WATERLOO — Following the Iowa Racing and Gaming Commission's unanimous approval of the asset purchase request for Davenport's Rhythm City, casino operator Dan Kehl said plenty of work is ahead.
Kehl, of Scott County Casino LLC, dusted off a cliche to describe how Thursday's decision by the gaming commission felt, comparing himself to the dog that chases cars and finally catches one.
The closing on the $51 million Rhythm City purchase, property acquisition and financing for a $110 million land-based casino project in north Davenport, design and construction of the facility are on the horizon.
"There are still quite a few hurdles to go," he said.
That doesn't mean he isn't glad to have more hurdles.
"We're very excited," he said. "It has been a long, long process, and this is a great way to start the new year.
"I think the Quad-Cities is going to be one of the greatest gaming destinations in the Midwest with three properties there."
Riverboat Development Authority president Mary Ellen Chamberlin also looked to the future with a land-based casino. The RDA is a nonprofit organization that holds the state license for the Rhythm City.
"Hopefully, we'll be back to the heyday of riverboat gambling," she said, referring to when the RDA gave out $4 million a year in grants to area organizations, instead of the $2 million that has been the norm in recent years. "There will be some years before that happens."
Gaming commission Chairman Jeff Lamberti looks forward to a land-based casino in Davenport.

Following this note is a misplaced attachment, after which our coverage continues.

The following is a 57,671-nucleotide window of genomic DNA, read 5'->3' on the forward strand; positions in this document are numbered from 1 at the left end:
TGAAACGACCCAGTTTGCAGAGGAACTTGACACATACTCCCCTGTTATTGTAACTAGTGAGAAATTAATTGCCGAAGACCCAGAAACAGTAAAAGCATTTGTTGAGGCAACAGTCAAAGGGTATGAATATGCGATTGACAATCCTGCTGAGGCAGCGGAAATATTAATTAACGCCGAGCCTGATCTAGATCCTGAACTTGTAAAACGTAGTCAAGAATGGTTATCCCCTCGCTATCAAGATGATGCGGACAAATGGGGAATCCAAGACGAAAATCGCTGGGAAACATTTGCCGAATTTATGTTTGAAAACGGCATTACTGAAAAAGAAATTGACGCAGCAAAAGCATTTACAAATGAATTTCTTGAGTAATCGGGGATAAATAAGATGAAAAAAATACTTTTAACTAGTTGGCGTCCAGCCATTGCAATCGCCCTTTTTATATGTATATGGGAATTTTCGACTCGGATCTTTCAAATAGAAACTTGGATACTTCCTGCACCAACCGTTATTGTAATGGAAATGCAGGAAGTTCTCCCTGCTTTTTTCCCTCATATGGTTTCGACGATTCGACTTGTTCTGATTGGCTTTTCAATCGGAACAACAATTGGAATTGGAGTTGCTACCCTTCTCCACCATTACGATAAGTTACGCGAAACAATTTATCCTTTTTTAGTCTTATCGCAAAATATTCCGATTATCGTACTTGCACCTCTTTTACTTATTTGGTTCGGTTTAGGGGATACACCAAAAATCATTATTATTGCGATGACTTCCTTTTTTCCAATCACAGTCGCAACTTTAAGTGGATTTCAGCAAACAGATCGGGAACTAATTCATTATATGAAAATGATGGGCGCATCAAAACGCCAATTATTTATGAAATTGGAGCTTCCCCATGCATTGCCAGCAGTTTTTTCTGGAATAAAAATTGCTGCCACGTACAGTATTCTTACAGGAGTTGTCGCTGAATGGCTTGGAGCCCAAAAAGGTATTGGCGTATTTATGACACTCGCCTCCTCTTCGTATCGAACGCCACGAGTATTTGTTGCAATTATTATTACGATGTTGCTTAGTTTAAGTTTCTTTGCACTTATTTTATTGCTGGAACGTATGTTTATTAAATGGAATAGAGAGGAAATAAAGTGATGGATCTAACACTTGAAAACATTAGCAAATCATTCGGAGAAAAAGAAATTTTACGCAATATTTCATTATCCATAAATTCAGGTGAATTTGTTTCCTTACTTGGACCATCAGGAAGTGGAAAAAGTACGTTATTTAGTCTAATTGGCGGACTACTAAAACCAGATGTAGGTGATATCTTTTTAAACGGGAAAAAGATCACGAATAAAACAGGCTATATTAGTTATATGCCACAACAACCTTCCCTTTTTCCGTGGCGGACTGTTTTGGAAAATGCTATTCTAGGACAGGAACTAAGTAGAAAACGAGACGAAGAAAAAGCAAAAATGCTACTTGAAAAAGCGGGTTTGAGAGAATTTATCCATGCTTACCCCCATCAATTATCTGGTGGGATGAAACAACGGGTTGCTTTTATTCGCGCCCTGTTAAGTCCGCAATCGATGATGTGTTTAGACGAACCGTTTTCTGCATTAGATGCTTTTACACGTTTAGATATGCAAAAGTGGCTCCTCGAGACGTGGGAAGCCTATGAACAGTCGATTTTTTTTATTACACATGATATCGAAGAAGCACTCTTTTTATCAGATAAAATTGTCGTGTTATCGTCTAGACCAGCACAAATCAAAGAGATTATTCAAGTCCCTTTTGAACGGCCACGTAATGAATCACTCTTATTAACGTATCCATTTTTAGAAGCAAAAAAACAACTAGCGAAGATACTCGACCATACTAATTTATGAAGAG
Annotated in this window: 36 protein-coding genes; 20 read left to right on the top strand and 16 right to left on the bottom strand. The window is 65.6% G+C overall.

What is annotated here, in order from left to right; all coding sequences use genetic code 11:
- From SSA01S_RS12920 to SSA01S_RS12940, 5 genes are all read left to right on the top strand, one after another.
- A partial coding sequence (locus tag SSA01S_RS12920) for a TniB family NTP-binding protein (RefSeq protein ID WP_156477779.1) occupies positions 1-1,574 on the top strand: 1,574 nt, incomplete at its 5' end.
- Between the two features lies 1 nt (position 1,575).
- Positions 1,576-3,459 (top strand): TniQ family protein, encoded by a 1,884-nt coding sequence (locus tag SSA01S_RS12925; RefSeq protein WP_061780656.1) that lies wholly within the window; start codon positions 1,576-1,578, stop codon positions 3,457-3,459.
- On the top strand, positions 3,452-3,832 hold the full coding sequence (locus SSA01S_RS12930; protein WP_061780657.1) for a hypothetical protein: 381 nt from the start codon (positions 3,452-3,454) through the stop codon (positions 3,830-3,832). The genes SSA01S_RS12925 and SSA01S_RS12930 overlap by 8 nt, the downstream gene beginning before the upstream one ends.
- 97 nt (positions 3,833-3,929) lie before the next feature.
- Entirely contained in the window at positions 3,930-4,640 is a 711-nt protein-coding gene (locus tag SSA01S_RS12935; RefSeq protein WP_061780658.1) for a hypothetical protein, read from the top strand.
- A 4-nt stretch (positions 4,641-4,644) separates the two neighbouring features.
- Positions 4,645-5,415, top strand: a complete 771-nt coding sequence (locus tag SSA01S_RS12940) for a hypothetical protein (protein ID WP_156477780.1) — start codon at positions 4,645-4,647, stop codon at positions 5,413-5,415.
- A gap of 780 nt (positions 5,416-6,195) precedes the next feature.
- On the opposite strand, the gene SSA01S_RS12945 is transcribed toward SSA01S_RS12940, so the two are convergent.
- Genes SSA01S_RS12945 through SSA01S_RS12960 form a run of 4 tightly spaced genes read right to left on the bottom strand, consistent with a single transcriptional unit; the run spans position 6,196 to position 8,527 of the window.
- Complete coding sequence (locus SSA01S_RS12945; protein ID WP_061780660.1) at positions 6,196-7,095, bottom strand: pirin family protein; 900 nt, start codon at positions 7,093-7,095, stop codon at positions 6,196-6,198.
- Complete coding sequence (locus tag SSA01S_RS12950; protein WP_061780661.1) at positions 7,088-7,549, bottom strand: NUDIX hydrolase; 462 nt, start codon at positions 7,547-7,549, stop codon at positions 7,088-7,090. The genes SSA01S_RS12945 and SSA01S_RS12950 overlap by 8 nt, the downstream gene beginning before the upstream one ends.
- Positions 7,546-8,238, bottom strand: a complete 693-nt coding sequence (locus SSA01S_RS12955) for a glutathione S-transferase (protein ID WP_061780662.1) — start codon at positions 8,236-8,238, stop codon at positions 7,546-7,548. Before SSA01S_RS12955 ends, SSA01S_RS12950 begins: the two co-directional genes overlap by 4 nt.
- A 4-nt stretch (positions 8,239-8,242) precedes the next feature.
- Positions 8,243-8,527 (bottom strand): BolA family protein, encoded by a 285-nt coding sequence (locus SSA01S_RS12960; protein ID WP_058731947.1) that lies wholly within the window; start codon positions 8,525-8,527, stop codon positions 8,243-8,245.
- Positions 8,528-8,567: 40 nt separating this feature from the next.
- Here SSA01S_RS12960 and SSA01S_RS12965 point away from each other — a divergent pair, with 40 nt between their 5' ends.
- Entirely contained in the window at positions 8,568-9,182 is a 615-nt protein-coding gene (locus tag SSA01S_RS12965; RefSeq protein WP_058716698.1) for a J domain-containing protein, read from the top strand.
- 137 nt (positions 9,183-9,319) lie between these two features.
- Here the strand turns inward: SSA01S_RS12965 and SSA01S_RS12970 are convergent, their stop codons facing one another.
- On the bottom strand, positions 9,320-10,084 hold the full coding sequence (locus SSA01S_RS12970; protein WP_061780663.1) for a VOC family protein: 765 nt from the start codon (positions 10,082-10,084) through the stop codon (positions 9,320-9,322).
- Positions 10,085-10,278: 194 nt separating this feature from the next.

"We think it is a great untapped market with the traffic count and the population density," he said. "It will be good for the community and the state."
Kehl plans to have a final decision on an architect later this month, with closing on the Rhythm City purchase from Isle of Capri on Feb. 3.
"The vote by the Iowa Racing and Gaming Commission brings us one step closer to finalizing the Rhythm City Casino transaction," Isle of Capri spokeswoman Jill Alexander said in a statement. "Several items remain to be completed, and we expect to close the transaction in the next few weeks."
The casino will be closed for two to three days as Kehl's company, Scott County Casino LLC, changes computer systems. He said gamblers wouldn't see any significant changes but player's club cards will have to be switched because of the new computer system.
"We're not intending to make any significant changes to the property," he said. "We want to avoid any disruptions."
He told the gaming commission that all employees would remain and said after the meeting he was glad of that.
"We've got a great team," he said. "It is a seasoned team there."
Kehl will be looking for investors for Scott County Casino, and a prospectus is expected to be submitted soon to the Iowa insurance commissioner for approval. Investor meetings could be held in May and June.
The financing package for casino construction will require gaming commission approval. Construction is expected to start this fall with a 12-month timeline.
He told the gaming commission that funding for the purchase of the Rhythm City included $17 million in equity from his family, $17 million in equity from other investors and a $25 million loan from Wells Fargo, totalling $59 million. That loan includes terms under which the interest rate increases over time.
"There is incentive to get things moving on the interstate," he said.
The additional funds will be used to pay fees and expenses related to the Rhythm City purchase and planning and design for the land-based casino.